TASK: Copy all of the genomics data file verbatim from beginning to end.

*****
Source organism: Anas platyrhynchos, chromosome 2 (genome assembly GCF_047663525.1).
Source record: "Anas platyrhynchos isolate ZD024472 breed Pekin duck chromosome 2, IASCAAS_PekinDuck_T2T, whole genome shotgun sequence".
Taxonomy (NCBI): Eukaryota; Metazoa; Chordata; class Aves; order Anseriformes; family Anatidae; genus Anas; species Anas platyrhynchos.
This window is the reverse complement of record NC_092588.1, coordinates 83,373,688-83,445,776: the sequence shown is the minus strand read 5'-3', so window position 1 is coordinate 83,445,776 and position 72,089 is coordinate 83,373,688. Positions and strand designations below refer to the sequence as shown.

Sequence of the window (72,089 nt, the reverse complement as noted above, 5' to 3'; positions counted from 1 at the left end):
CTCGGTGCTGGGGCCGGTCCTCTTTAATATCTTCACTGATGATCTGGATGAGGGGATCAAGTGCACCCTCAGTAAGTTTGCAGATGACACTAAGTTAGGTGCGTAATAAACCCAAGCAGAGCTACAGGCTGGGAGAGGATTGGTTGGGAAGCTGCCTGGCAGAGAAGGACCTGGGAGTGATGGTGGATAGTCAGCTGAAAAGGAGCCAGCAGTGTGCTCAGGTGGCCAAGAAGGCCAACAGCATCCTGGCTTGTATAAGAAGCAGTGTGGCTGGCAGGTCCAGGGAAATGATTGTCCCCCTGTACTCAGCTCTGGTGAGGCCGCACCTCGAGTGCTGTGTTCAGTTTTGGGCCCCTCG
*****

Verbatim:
Source organism: Anas platyrhynchos, chromosome 2 (genome assembly GCF_047663525.1).
Source record: "Anas platyrhynchos isolate ZD024472 breed Pekin duck chromosome 2, IASCAAS_PekinDuck_T2T, whole genome shotgun sequence".
Taxonomy (NCBI): Eukaryota; Metazoa; Chordata; class Aves; order Anseriformes; family Anatidae; genus Anas; species Anas platyrhynchos.
This window is the reverse complement of record NC_092588.1, coordinates 83,373,688-83,445,776: the sequence shown is the minus strand read 5'-3', so window position 1 is coordinate 83,445,776 and position 72,089 is coordinate 83,373,688. Positions and strand designations below refer to the sequence as shown.

Sequence of the window (72,089 nt, the reverse complement as noted above, 5' to 3'; positions counted from 1 at the left end):
CTCGGTGCTGGGGCCGGTCCTCTTTAATATCTTCACTGATGATCTGGATGAGGGGATCAAGTGCACCCTCAGTAAGTTTGCAGATGACACTAAGTTAGGTGCGTAATAAACCCAAGCAGAGCTACAGGCTGGGAGAGGATTGGTTGGGAAGCTGCCTGGCAGAGAAGGACCTGGGAGTGATGGTGGATAGTCAGCTGAAAAGGAGCCAGCAGTGTGCTCAGGTGGCCAAGAAGGCCAACAGCATCCTGGCTTGTATAAGAAGCAGTGTGGCTGGCAGGTCCAGGGAAATGATTGTCCCCCTGTACTCAGCTCTGGTGAGGCCGCACCTCGAGTGCTGTGTTCAGTTTTGGGCCCCTCG